And for those who treasure it, there’s just something intangible about The Godfather. It is, for lack of a better word, perfect. It’s a perfect movie. It is classical narrative filmmaking at its absolute finest. The storytelling is clean and neat. The narrative is involving. The direction and design are flawless. The characters are fascinatingly personal, the actors playing them brilliant. It draws us in from its opening words (“I believe in America”), and for 175 minutes, it does not take a wrong step.
It begins with one of the great opening sequences in all of film. We are introduced to Don Vito Corleone (Marlon Brando), the “godfather” of the Corleone crime family. It is 1945, the day of the wedding of his daughter Connie (Talia Shire) to Carlo (Gianni Russo). The wedding, a joyous affair of song, wine, and food, is an all-day affair in the summer sun, but in the darkness of the Don’s office, he receives visitors. No Sicilian can refuse a request on his daughter’s wedding day. Slowly, we meet his family—not so much with proper introductions, but more as they cross into our field of vision, fellow guests at this magnificent affair. There is the consigliere and adopted son, Tom Hagen (Robert Duvall), the charismatic hot-head Sonny (James Caan), the likable but disconnected Fredo (John Cazale), and the baby boy, Michael (Al Pacino). Michael is a college boy and war hero, the apple of his papa’s eye; he hopes great things for Michael, who brings a pretty WASP named Kay Adams (Diane Keaton) to the wedding. It is apparently the first time she is made aware of what Don Vito does. “That’s my family, Kay,” he assures her. “It’s not me.”
In this sequence, we marvel at the skill of the exposition; the screenplay by director Francis Ford Coppola and Mario Puzo (who wrote the bestselling novel upon which it was based) lays out the rules and traditions entirely within the action of the day’s events. The Godfather is a long film, but there’s not a wasted moment—the picture’s economy is stunning, as evidenced by the scenes in the Don’s office, where every man who comes to visit him plays a role later in the film, beyond their function here as scene-setters.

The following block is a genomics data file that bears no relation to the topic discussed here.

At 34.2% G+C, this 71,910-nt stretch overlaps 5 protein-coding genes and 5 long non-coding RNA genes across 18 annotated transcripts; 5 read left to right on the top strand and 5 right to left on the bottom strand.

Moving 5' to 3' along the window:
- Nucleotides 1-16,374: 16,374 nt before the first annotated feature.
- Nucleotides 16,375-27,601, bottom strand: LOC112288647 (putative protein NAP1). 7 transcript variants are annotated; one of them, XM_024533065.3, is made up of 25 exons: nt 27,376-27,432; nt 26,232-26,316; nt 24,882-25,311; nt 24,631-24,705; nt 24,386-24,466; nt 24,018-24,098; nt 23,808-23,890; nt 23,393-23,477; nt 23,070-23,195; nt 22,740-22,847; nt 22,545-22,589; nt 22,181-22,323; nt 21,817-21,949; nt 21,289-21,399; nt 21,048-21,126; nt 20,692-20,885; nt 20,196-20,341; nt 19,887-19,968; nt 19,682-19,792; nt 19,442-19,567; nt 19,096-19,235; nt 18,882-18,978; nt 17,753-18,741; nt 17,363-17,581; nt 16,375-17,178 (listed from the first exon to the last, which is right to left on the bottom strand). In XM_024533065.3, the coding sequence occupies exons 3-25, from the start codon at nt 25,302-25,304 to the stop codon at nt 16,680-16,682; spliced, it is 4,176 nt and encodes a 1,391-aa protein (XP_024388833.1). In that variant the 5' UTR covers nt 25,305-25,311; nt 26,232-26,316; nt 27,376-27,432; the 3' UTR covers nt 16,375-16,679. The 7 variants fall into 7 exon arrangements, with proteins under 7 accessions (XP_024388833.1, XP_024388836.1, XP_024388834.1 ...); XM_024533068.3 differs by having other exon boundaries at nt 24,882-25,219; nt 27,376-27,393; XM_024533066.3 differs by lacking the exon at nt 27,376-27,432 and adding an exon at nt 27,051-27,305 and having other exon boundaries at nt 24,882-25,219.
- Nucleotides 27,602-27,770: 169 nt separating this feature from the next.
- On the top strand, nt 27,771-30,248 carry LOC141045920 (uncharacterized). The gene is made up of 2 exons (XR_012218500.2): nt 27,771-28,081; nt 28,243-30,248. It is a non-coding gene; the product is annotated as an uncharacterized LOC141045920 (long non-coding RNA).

So much of the movie is familiar, we forget how quickly it moves. The Don’s first order of business following the wedding (beyond directing Hagen on that famous errand to visit the head of a Hollywood studio) is to entertain the proposal of one Virgil Sollozzo (Al Lettieri), who hopes to engage the Corleone family in a partnership with his burgeoning drug trade. The Don doesn’t like “this business of drugs,” but when he turns “The Turk” down, he sets of a chain of events that culminates in an attempt on his own life. Michael has always kept the family business at arm’s length, but it has become personal—he volunteers to avenge his father’s death, in a public place, in a very forceful way.
Brando’s performance as Don Vito was seen by so many as the takeaway turn of the film, and has become such a fixture of American popular culture, that it’s easy to forget how magnificent Pacino is here. It’s a brilliant piece of work, a stunning progression from nice kid to ruthless criminal—for all intents and purposes, The Godfather is his story, not the titular character’s. He comes on bright-eyed and cheery, idealistic and hopeful, but this stuff is in his genes (watch the way he takes over that hospital room when he realizes what’s about to happen). At the beginning of the film, he’s so young he’s almost unrecognizable, his features soft within an almost babyish face. But as the story progresses, his character hardens—internally and externally. When McClusky (Sterling Hayden) clocks him in the grill, it tightens that boyish face; his jaw is wired shut, but his soul, too, has hardened. It’s a performance of tremendous control and progression; in sharp contrast to Pacino’s work of late, he only loses his temper once, in the very last scene, where he snaps, but only for a flash. “You know Mike, we was all proud of you, being the hero and all,” Clemenza tells him. “Your father too.” Brando’s excellent work lets us see that pride—and the pain of losing the boy to his unfortunate destiny, delivering one of his finest acting moments when Don Vito learns what Michael has done.